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VISIT Wareham

Wareham is known as the gateway to the Isle of Purbeck, and is one of the most beautiful, and ancient, riverside towns in the country.


Being located between the River Frome and Piddle, it is unsurprising that the earliest settlements in Wareham date back to 9000 BC, during the stone age. Wareham’s age has clearly lead to the creation of a town with a rich, diverse history.

Wareham was once a wealthy Anglo Saxon port, being one of the most important in the country during King Alfred’s reign. This made Wareham a target for Viking invaders in 875 AD. King Alfred successfully defended Wareham from the invaders, and as a consequence decided that Wareham needed greater protection. The defences took the form of walls which surrounded the town, the remnants of which can still be seen today. These Saxons walls are the best preserved in the country. They can be found surrounding the centre of the town.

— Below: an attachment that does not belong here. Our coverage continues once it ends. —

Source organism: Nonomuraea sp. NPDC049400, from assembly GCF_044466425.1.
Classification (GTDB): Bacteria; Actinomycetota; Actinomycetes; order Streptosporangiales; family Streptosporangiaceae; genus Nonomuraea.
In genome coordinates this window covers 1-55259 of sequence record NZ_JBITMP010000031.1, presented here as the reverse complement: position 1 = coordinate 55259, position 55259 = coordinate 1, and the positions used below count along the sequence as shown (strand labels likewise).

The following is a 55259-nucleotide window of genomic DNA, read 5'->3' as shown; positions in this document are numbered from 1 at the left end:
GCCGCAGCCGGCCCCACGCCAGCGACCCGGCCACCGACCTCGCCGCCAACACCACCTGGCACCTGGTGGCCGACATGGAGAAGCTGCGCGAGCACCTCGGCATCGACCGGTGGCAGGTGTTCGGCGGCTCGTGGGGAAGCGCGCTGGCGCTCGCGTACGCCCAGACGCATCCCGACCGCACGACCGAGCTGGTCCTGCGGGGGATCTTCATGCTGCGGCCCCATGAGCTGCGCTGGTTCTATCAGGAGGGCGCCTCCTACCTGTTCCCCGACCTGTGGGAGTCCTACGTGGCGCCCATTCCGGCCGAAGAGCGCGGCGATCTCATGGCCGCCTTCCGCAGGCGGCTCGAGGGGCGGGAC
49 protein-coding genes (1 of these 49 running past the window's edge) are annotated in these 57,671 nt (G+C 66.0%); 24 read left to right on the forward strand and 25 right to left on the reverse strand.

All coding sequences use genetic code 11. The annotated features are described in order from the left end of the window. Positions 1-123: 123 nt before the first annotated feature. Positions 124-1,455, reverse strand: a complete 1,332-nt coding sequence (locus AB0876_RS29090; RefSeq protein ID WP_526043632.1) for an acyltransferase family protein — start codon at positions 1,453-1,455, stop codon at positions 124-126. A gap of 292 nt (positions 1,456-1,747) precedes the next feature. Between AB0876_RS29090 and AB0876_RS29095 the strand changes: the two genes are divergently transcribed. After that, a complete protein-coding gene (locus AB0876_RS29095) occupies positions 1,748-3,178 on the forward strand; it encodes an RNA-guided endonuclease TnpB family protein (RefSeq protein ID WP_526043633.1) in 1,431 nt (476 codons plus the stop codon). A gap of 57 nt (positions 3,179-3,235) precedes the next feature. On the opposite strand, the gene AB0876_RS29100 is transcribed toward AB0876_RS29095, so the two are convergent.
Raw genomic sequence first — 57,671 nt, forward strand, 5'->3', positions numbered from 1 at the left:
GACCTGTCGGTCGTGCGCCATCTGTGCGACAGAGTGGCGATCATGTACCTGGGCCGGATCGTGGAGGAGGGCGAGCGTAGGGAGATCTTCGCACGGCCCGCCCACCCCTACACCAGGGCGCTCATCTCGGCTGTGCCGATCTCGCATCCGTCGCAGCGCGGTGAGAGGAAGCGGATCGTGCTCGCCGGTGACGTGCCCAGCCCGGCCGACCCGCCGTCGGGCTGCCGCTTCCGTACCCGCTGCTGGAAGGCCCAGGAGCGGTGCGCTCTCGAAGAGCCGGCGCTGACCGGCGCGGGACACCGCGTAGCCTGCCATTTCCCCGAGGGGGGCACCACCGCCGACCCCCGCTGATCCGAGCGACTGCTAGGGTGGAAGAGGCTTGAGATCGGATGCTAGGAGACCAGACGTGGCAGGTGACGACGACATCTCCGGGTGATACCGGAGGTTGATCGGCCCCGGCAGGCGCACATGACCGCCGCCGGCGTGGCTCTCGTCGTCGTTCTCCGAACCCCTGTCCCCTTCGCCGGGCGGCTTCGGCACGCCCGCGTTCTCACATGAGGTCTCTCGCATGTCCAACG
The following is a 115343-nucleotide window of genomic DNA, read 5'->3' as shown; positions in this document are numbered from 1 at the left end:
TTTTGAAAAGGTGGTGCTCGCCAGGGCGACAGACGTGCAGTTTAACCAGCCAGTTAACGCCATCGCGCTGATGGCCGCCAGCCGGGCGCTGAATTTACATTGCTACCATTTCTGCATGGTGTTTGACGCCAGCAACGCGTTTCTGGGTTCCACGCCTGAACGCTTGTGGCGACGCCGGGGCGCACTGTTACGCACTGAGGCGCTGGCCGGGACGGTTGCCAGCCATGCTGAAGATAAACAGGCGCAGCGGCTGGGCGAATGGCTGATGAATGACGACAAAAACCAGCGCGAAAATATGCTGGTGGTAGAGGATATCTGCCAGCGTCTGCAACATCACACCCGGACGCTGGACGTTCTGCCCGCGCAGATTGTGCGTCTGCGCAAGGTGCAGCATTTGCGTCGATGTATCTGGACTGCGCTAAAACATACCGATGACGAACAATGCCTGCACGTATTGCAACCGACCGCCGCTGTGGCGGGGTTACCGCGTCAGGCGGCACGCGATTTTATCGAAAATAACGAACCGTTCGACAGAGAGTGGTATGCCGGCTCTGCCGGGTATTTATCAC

Wareham is also home to St Martins church, the most complete Saxon church in Dorset. The church is over 1000 years old, and has changed much over the centuries, however the original Saxon nave, chancel, wall arcading and traces of a Saxon door are still clearly visible. The church is famous for containing the effigy of TE Lawrence (Lawrence of Arabia).

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Getting to Wareham...

For local transport you can use Corfe Station for Swanage Railway trips to  Swanage and Wareham. There is also a local bus service – the Purbeck Breezer no. 40 . There is also the season (May – September) Purbeck Breezer no. 30 which goes from Swanage to Dorchester via Corfe.  See https://www.morebus.co.uk/purbeck-breezer

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